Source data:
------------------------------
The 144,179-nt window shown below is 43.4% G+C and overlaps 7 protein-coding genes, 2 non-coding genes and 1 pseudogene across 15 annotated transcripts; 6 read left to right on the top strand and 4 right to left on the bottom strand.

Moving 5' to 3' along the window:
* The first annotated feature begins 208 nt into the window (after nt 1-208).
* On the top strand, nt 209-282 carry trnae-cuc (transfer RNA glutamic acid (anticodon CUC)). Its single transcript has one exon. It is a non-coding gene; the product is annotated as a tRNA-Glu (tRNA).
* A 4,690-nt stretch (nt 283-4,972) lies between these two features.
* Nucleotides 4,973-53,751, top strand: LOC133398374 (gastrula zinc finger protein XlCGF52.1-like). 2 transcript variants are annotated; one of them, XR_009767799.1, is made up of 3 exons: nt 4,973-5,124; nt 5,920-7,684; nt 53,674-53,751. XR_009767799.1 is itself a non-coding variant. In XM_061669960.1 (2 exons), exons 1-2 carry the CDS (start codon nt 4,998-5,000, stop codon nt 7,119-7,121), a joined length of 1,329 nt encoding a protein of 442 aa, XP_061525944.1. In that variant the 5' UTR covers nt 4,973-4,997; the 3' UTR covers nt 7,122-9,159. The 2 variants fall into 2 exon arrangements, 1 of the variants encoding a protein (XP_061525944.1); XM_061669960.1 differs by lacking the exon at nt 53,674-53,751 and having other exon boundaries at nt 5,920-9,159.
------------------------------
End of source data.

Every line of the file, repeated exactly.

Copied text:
The 144,179-nt window shown below is 43.4% G+C and overlaps 7 protein-coding genes, 2 non-coding genes and 1 pseudogene across 15 annotated transcripts; 6 read left to right on the top strand and 4 right to left on the bottom strand.

Moving 5' to 3' along the window:
* The first annotated feature begins 208 nt into the window (after nt 1-208).
* On the top strand, nt 209-282 carry trnae-cuc (transfer RNA glutamic acid (anticodon CUC)). Its single transcript has one exon. It is a non-coding gene; the product is annotated as a tRNA-Glu (tRNA).
* A 4,690-nt stretch (nt 283-4,972) lies between these two features.
* Nucleotides 4,973-53,751, top strand: LOC133398374 (gastrula zinc finger protein XlCGF52.1-like). 2 transcript variants are annotated; one of them, XR_009767799.1, is made up of 3 exons: nt 4,973-5,124; nt 5,920-7,684; nt 53,674-53,751. XR_009767799.1 is itself a non-coding variant. In XM_061669960.1 (2 exons), exons 1-2 carry the CDS (start codon nt 4,998-5,000, stop codon nt 7,119-7,121), a joined length of 1,329 nt encoding a protein of 442 aa, XP_061525944.1. In that variant the 5' UTR covers nt 4,973-4,997; the 3' UTR covers nt 7,122-9,159. The 2 variants fall into 2 exon arrangements, 1 of the variants encoding a protein (XP_061525944.1); XM_061669960.1 differs by lacking the exon at nt 53,674-53,751 and having other exon boundaries at nt 5,920-9,159.